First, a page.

Astronomers have witnessed a rare phenomenon of a star ripping apart the atmosphere of a giant exoplanet, creating a massive tail of gas that stretches for millions of miles.
The Explosive Fate of HAT-P-32 b
The exoplanet in question is called HAT-P-32 b, and it is located about 950 light-years away from Earth. It has a mass around 68% that of Jupiter, but is twice as wide as the solar system’s largest planet. This means that HAT-P-32 b is very puffy and has a low density.
HAT-P-32 b orbits very close to its parent star, only 3.2 million miles away, or about 3% of the distance between Earth and the sun. It completes one orbit every 2.2 days. This proximity exposes the exoplanet to intense radiation and heat from the star, making it a so-called “hot Jupiter” planet.
The star’s fury is so strong that it blows away the atmosphere of HAT-P-32 b, creating a huge tail of gas that is one of the largest structures seen around a planet outside of the solar system. The tail is about 53 times the planet’s radius, or about 18 times the size of Jupiter.
“We have monitored this planet and the host star with long time series spectroscopy, observations made of the star and planet over a couple of nights,” said Zhoujian Zhang, a postdoctoral fellow at the University of California Santa Cruz and the lead author of the study. “And what we found is there’s a gigantic helium gas tail that is associated with the planet. The tail is large — about 53 times the planet’s radius — formed by gas that’s escaping from the planet.”
How to Detect a Planet’s Tail
The researchers used telescopes from Earth, including the Hobby-Eberly Telescope of The University of Texas at Austin’s McDonald Observatory, to observe the star and the planet. They focused on the helium absorption line, which is a specific wavelength of light that helium atoms absorb.
When the planet passes in front of the star, some of the starlight passes through the planet’s atmosphere and tail before reaching Earth. This causes a dip in the brightness of the star at the helium absorption line. By measuring this dip, astronomers can estimate how much helium is in the planet’s atmosphere and tail.
The team found that the helium absorption line was very deep and broad, indicating that there was a lot of helium escaping from the planet. They also found that the absorption line varied over time, suggesting that the tail was dynamic and affected by stellar winds and magnetic fields.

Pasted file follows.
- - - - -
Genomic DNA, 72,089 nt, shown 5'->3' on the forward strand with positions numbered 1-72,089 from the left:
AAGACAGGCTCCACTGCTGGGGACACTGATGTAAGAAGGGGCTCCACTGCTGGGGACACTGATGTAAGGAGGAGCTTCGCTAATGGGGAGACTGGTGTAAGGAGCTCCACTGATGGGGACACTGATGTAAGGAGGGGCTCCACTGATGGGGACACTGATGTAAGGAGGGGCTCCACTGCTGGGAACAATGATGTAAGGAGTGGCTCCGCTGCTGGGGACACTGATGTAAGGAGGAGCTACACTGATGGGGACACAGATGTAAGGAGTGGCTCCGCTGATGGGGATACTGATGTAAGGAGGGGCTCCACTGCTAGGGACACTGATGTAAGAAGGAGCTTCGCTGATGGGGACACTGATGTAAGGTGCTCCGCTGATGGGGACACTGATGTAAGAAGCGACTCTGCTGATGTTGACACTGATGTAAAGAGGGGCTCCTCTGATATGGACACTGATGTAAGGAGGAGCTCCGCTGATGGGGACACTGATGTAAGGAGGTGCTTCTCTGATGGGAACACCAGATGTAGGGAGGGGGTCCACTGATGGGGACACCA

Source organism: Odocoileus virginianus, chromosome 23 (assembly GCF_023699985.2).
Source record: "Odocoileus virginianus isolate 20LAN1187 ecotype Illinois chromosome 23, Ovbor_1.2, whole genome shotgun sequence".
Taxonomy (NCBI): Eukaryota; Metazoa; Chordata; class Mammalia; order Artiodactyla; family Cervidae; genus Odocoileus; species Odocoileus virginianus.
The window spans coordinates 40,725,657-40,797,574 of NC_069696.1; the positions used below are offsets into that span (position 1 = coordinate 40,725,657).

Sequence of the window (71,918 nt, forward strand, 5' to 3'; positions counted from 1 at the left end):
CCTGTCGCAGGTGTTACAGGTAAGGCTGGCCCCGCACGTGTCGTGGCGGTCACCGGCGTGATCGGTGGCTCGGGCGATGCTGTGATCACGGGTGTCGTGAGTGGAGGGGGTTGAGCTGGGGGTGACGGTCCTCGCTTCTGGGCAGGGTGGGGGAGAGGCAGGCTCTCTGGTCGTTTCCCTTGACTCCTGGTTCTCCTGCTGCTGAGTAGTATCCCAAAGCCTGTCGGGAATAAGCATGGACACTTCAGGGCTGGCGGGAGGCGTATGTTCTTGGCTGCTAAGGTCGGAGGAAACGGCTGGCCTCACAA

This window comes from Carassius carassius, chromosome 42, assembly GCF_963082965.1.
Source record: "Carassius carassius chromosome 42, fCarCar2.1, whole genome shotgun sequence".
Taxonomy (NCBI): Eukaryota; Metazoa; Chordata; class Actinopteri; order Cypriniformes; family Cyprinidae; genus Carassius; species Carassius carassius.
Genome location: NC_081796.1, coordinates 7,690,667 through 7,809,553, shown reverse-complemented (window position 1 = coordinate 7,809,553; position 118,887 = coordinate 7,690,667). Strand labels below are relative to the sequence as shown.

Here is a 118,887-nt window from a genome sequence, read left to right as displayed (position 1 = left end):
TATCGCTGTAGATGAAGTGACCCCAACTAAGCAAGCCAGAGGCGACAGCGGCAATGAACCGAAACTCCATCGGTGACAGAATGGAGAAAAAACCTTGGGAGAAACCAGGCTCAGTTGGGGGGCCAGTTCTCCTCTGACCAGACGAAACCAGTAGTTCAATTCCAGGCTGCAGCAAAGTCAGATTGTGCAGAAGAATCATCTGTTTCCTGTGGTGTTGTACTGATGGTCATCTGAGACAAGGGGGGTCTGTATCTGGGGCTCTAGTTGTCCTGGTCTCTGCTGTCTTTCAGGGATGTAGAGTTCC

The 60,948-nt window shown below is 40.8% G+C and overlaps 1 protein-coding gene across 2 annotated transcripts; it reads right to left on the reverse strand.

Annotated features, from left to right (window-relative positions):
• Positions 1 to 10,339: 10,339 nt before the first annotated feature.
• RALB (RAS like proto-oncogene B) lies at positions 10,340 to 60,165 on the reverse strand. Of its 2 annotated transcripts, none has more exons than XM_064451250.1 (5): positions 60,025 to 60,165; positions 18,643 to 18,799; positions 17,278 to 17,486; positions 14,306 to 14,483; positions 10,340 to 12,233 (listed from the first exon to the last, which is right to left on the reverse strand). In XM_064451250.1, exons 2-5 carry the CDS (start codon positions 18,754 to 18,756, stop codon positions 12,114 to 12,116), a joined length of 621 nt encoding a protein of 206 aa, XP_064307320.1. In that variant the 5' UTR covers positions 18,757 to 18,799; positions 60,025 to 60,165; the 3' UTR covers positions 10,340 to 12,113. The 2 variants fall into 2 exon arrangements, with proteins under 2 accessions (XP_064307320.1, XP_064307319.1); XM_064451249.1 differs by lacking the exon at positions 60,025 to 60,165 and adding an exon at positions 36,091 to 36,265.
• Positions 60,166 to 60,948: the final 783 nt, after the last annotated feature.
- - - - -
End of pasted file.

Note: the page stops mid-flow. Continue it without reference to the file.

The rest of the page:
“The helium absorption line changes from night to night, which means that there are some processes happening in this system that make it non-stable,” Zhang said. “It could be due to stellar winds or magnetic fields, but we don’t have enough data to confirm that.”
What This Means for Planetary Evolution
The study of HAT-P-32 b and its tail could help astronomers understand how planets evolve over time under extreme conditions. In particular, it could shed light on a puzzling gap in the exoplanet catalog.
Astronomers have discovered thousands of exoplanets in different sizes and orbits, but there seems to be a lack of intermediate-sized planets close to their stars. These planets are called “hot-Neptunes” after the solar system ice giant of a similar size, and their absence is known as the “hot-Neptunian desert.”
One possible explanation for this desert is that hot-Neptunes lose their atmospheres due to stellar radiation and become smaller rocky planets over time. HAT-P-32 b could be an example of this process happening in real time.
“HAT-P-32 b could be an intermediate stage between a hot-Jupiter and a hot-Neptune,” Zhang said. “It could be losing mass so fast that it will become a hot-Neptune in the future.”
The team plans to continue observing HAT-P-32 b and other similar planets to test this hypothesis and learn more about how planets lose their atmospheres.